ACG presents packaging for pharmaceutical industry

(process-worldwide) -- ACG Worldwide presents new technology for manufacturing, packaging and R&D solutions for the global pharmaceutical industry. The company issues new solutions for the blistering and packaging of pharmaceuticals.

The company boast to be among the very few suppliers of complete technology for manufacturing, packaging and R&D solutions for the global pharmaceutical industry. This year, ACG introduces the B 45 blister packaging machine for thermoforming films, cold forming packaging materials and multiple lidding foils.

The B 45 operates at 45 cycles per minute for PVC-ALU blisters and 35-cycles/per minute for ALU-ALU blisters with large format area. It incorporates a fully cGMP balcony type design, which was designed for easy access for operation and cleaning, the manufacturer says. It is designed to meet the Pharmaceutical Industry's GMP and regulated market audit needs. According to ACG, the B 45 ensures fast changeovers and has an integrated camera system for online blister inspection.

Petkim posts Q1 loss on high oil prices

(Reuters) - Turkish petrochemicals maker Petkim posted a first-quarter loss of USD4.6 million, with rising oil prices more than offsetting higher sales.

"High prices for raw materials put pressure on product prices ... in the first quarter, and margins were negative, especially in January and February," chief executive Hayati Ozturk said.

Sales at Petkim, owned by Azerbaijani state oil company Socar, rose 28 percent to 1.21 billion lira in the first three months of the year. It made a 77 million lira profit in the 2011 period.

Crude oil prices have risen amid worries the West's dispute with Iran over its nuclear programme would disrupt global supplies. Petkim said it spent USD15 million in the first quarter to expand capacity, improve efficiency and for planned maintenance.


Teijin Techno to produce mass-producible aramid nanofiber

(polyestertime) -- Teijin Techno Products Limited, a Teijin group company producing advanced aramid fibers, announced today its development of the world's first mass-producible aramid nanofiber to offer reliable heat and
oxidation resistance together with high quality.

Until now, aramid nanofibers have been produced only in laboratories, so this first commercially viable product represents a significant step forward in the evolution of this promising new material. Teijin Techno Products' nanofiber, which is uniformly sized with a diameter of just several hundred nanometers is based on Teijin's proprietary Teijinconex heat-resistant meta-aramid.

It will be marketed in the form of nonwoven sheet for separators in lithium ion batteries (LIBs). Commercial production is targeted at 2014.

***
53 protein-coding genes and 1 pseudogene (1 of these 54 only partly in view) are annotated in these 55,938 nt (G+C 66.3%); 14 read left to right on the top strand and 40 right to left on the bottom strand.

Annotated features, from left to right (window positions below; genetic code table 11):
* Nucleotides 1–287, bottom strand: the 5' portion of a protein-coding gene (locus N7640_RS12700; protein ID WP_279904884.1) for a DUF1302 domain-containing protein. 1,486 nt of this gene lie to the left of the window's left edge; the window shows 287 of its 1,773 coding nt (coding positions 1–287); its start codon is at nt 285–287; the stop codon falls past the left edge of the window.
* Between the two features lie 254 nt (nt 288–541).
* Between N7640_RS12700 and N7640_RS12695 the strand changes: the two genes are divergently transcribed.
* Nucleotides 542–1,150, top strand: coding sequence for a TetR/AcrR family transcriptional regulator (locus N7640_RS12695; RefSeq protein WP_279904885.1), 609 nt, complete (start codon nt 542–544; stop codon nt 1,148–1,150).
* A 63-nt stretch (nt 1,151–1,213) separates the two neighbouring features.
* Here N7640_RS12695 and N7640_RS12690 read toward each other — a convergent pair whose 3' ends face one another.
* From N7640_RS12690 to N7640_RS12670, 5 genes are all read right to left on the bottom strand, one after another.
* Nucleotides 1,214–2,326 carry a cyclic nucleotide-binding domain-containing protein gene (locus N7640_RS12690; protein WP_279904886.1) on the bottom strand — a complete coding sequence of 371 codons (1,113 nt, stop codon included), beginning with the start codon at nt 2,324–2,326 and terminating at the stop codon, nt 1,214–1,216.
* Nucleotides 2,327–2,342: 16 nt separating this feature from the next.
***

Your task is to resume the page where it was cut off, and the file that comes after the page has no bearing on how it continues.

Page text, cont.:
Husky completes Injectoplast sale

(canplastics) -- Bolton, Ont.-based Husky Injection Molding Systems announced that it has completed the sale of Injectoplast, the former closure injection molding operation of KTW, to Austria's Alpla.

The sale agreement was announced 24 January; the terms of the deal have not been disclosed. Injectoplast was a division of KTW, a closure mold maker Husky acquired in early 2011.

At the time of the KTW acquisition Husky announced it would be divesting of Injectoplast due to potential conflicts with its existing injection molding customers.

BASF's Freeport site to install new ammonium sulfate crystallizer system

(process-worldwide) -- Officials at BASF's Freeport, Texas, site announced that the site will soon begin construction of a new, 160,000 ton per year ammonium sulfate crystallizer system at its caprolactam plant. This is a joint project with American Plant Food Corporation, Galena, Texas, a customer of BASF.

Once completed, the crystallizer will refine high-quality ammonium sulfate, a by-product of the caprolactam manufacturing process and a key component in plant fertilizer sold by American Plant Food. Construction of the crystallizer system is expected to take six months to complete and will cost about USD 8 million. The project will employ 20 construction personnel and will create 30 jobs off-site for local companies.

"This provides BASF and American Plant Food with a unique opportunity to gain significant benefits for both parties," said Chris Witte, Senior Vice President and General Manager of BASF's Freeport site. "It is an excellent example of finding innovative uses for by-products and reducing waste in our manufacturing processes - as well as helping our customers succeed."